Taj Mahal

Overwhelmingly impressive, stunningly beautiful.

Everyone has seen the canonical photos of the Taj Mahal, all beautiful, but none of them really prepare you for the experience of visiting the place yourself.  The Taj is, quite simply, stunningly beautiful, exquisitely crafted, and a marvel of engineering and art, nearly 400 years old. It is made entirely of white marble, exquisitely carved and inlaid with semi-precious stones.  All of the colors and design work you can see (up close) are inlay, not paint.  Even the arabic letters conveying quotes from the Koran are inlaid stone. Read on!

Family photo at the Taj Mahal! Mara, Pam, John, David, Andy.

The Mughal emperor Shah Jahan, who also built the Red Fort and Jama Masjid in Delhi, among other things, built the Taj Mahal for his beloved wife Mumtaz Mahal.  She died in childbirth, delivering their 14th child (!) in 18 years of marriage.

The Taj Mahal. Photo by Amy Jenkins.

Construction lasted 22 years, ending in 1653, including the famous centerpiece – the white marble tomb with four minarets – and numerous outbuildings and extensive gardens.  To the left (west) is a mosque, and to the right (east) is a symmetric building, which serves no purpose other than to visually balance the presence of the mosque.  Behind you (south) is a vast entry courtyard, itself with four gates.  Its grand north gate brings you into the presence of the white Taj and its gardens; the other three gates are where visitors arrive.  Each of these structures is beautiful in their own right, made of red sandstone, marble, and inlaid semi-precious stones.

The Taj Mahal: the central mausoleum is all white marble with inlaid semi-precious stones.

We visited at 7am, hoping to catch some early-morning sunlight, but the day was cloudy and we only caught occasional glimpses of the sun.  The fountains had been emptied for cleaning, so no opportunities for nice reflection-pool shots today.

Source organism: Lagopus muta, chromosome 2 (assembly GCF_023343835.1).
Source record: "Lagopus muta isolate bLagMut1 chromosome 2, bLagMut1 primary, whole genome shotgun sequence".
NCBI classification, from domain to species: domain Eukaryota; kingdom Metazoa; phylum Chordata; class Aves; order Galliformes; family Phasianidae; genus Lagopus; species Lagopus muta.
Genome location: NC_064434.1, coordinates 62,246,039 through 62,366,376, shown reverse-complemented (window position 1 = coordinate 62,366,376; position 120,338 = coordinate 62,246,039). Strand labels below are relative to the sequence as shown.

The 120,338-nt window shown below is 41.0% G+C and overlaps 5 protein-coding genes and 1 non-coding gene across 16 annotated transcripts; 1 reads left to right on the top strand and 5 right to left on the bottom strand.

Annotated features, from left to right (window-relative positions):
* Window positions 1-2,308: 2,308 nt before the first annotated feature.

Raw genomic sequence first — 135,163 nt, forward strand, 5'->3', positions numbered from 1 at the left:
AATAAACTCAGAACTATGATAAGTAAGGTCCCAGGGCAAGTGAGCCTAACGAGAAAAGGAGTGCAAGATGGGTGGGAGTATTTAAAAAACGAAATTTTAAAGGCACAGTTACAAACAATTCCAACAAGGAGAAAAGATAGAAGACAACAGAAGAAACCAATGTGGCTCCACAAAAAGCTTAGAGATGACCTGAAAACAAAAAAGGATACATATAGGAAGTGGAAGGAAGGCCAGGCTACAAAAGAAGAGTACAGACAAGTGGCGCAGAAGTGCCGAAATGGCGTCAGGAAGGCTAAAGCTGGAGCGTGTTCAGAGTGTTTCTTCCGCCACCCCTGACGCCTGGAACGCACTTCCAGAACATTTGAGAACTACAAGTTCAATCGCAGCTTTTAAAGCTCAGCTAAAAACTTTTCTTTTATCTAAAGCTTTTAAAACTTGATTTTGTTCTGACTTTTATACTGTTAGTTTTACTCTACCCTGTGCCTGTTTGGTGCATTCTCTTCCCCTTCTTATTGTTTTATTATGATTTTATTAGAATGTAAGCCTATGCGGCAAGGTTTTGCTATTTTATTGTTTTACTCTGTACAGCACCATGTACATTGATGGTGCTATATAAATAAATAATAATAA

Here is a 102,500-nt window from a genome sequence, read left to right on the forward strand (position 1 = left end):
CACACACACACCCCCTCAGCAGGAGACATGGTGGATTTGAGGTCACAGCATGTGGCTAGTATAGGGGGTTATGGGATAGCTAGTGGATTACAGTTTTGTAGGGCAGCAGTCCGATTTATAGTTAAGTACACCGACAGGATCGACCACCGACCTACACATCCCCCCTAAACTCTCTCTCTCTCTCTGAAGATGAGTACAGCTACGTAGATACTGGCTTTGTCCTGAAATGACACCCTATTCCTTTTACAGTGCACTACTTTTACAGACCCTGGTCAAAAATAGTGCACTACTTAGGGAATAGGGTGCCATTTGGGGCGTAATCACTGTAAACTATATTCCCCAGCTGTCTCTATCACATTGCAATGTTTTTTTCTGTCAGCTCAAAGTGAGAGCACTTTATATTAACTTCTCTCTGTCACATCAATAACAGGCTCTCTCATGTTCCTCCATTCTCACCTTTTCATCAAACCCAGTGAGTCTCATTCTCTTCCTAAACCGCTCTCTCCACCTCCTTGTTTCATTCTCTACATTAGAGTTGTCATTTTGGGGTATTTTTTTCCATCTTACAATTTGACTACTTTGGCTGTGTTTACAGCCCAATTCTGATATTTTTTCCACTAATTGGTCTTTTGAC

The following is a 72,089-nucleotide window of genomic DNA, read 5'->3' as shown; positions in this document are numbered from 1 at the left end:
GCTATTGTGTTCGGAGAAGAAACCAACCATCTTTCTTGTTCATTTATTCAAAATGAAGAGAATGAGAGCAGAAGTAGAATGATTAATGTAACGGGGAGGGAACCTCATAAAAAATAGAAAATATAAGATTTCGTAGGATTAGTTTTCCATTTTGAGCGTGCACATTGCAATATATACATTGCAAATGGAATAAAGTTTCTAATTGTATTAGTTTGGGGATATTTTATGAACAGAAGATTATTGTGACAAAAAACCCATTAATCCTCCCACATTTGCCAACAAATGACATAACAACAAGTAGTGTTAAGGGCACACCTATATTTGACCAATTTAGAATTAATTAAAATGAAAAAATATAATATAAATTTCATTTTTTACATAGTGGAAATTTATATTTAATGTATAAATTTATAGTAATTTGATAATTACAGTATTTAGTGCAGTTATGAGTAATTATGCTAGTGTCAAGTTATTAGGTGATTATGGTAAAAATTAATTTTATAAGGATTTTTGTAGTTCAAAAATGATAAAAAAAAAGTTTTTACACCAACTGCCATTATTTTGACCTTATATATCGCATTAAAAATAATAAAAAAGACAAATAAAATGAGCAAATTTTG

Family photo at the Taj Mahal! David, Pam, John, Mara, Andy.

It’s an impressive feat of architecture, engineering, and art.  For example, the minarets each lean slightly outward, purposefully, so that in an earthquake they would fall outward rather than crashing in upon the main building.  

The Taj Mahal: the main entry gate.

Wikipedia notes that “The Taj Mahal was constructed using materials from all over India and Asia. Over 1,000 elephants were used to transport building materials during the construction. The translucent white marble was brought from Rajasthan, the jasper from Punjabjade and crystal from China. The turquoise was from Tibet and the Lapis lazuli from Afghanistan, while the sapphire came from Sri Lanka and the carnelian from Arabia. In all, twenty eight types of precious and semi-precious stones were inlaid into the white marble.” It further estimates that the cost of construction, extrapolated to today’s currency, to be in the trillions of dollars.

The Taj Mahal: the gardens are beautiful too.

See more photos. In some photos you might notice a little scaffolding to the left of the main dome; it is an ongoing challenge to scrub the marble to remove the darkening effects of pollution.

This post was transferred from MobileMe to WordPress in 2020, with an effort to retain the content as close to the original as possible; I recognize that some comments may now seem dated or some links may now be broken.

Author: dfkotz

David Kotz is an outdoor enthusiast, traveller, husband, and father of three. He is also a Professor of Computer Science at Dartmouth College.

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